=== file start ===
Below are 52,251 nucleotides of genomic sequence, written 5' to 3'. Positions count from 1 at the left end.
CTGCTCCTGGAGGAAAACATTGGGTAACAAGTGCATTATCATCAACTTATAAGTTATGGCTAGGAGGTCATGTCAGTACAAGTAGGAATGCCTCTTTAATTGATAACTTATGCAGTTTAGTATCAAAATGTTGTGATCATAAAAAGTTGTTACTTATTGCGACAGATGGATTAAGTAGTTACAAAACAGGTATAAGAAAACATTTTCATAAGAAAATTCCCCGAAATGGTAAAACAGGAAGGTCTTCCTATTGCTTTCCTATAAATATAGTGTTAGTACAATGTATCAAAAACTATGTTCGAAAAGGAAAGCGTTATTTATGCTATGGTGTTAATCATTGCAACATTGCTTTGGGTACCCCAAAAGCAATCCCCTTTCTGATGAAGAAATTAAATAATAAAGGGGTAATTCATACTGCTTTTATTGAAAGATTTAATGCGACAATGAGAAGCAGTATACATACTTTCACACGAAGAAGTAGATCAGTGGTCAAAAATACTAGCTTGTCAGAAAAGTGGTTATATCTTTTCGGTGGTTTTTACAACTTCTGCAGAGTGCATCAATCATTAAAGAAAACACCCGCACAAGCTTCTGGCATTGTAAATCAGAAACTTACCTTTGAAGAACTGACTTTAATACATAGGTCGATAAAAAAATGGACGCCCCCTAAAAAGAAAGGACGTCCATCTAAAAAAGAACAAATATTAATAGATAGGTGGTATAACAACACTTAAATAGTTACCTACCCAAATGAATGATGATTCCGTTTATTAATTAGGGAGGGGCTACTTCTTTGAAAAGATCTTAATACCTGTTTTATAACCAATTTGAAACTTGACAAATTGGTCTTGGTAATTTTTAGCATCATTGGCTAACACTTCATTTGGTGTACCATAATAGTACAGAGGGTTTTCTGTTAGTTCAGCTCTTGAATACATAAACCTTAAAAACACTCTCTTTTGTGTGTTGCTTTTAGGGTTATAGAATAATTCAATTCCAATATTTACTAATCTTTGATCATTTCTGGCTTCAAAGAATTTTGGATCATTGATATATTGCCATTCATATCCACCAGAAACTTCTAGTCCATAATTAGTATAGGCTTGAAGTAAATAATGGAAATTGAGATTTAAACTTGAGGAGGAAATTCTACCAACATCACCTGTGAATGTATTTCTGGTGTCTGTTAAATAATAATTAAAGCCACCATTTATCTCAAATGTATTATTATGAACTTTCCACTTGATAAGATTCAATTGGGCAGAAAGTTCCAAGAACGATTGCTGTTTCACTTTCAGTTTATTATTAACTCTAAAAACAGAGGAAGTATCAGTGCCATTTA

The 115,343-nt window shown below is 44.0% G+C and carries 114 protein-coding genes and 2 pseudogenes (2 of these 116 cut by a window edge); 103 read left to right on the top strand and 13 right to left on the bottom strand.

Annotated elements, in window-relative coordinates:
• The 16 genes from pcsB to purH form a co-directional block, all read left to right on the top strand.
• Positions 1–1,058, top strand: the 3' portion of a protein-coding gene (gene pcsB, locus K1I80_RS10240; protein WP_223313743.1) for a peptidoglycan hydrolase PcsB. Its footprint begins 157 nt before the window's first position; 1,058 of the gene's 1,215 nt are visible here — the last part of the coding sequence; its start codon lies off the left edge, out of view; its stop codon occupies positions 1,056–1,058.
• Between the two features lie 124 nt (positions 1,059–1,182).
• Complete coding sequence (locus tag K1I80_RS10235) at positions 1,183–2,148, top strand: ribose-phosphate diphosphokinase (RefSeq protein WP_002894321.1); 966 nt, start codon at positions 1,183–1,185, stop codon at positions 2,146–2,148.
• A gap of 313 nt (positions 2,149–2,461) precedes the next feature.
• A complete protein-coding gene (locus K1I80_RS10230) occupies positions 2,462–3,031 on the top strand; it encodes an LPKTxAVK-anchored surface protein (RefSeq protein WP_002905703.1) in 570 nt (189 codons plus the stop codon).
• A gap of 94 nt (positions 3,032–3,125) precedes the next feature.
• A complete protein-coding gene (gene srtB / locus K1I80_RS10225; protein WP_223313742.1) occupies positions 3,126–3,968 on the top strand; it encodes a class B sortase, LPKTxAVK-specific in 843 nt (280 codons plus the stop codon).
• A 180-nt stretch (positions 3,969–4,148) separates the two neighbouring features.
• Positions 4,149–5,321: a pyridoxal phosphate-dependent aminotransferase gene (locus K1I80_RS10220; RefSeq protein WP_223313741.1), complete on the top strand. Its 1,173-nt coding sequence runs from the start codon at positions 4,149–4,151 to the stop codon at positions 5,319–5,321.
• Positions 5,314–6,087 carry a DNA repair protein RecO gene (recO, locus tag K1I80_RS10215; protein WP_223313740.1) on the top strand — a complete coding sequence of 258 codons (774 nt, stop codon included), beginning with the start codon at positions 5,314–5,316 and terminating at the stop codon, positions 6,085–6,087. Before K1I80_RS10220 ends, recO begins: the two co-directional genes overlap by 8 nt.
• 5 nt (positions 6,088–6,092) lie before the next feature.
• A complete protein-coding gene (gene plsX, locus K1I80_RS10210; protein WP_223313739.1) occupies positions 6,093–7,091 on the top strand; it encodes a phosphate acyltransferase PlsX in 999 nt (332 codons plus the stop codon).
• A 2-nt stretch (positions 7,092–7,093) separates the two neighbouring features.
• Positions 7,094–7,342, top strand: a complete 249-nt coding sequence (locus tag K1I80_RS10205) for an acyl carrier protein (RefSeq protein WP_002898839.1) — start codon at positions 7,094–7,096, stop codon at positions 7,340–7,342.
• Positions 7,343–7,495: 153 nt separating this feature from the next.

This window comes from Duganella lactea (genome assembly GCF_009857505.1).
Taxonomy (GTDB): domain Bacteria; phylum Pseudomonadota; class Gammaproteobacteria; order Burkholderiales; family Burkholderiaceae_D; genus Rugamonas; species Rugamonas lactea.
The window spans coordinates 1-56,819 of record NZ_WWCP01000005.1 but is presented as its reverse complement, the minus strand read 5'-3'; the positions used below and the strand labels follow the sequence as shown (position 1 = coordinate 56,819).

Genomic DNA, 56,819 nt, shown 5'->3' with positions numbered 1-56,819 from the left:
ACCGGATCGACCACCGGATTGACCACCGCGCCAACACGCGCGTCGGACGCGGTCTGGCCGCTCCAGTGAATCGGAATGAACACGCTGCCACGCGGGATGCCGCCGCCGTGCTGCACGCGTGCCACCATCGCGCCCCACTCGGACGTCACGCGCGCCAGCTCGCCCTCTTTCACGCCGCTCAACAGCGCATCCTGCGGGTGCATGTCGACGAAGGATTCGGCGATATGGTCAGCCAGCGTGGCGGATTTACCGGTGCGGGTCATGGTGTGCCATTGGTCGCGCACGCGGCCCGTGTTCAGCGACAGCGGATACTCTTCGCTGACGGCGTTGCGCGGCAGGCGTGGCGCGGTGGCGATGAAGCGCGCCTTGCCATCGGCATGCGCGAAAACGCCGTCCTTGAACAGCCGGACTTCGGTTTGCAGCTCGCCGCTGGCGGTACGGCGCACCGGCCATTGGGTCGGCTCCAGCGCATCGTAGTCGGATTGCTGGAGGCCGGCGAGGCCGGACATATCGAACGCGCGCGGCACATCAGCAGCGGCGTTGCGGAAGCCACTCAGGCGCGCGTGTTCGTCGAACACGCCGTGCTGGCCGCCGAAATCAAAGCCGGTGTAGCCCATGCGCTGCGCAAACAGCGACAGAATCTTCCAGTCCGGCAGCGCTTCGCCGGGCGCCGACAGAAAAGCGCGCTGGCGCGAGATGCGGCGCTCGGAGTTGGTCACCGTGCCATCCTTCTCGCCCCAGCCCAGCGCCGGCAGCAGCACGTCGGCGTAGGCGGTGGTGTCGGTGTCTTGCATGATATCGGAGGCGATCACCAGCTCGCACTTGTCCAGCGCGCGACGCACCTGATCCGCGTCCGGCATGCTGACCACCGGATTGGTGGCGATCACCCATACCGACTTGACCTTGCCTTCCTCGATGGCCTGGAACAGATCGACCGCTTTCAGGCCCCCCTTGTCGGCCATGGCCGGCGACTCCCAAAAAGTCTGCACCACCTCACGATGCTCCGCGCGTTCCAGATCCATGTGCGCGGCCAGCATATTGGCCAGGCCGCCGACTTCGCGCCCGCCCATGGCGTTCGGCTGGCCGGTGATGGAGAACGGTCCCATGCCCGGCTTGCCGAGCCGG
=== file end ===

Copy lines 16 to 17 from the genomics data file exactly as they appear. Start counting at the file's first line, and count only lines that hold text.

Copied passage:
• 5 nt (positions 6,088–6,092) lie before the next feature.
• A complete protein-coding gene (gene plsX, locus K1I80_RS10210; protein WP_223313739.1) occupies positions 6,093–7,091 on the top strand; it encodes a phosphate acyltransferase PlsX in 999 nt (332 codons plus the stop codon).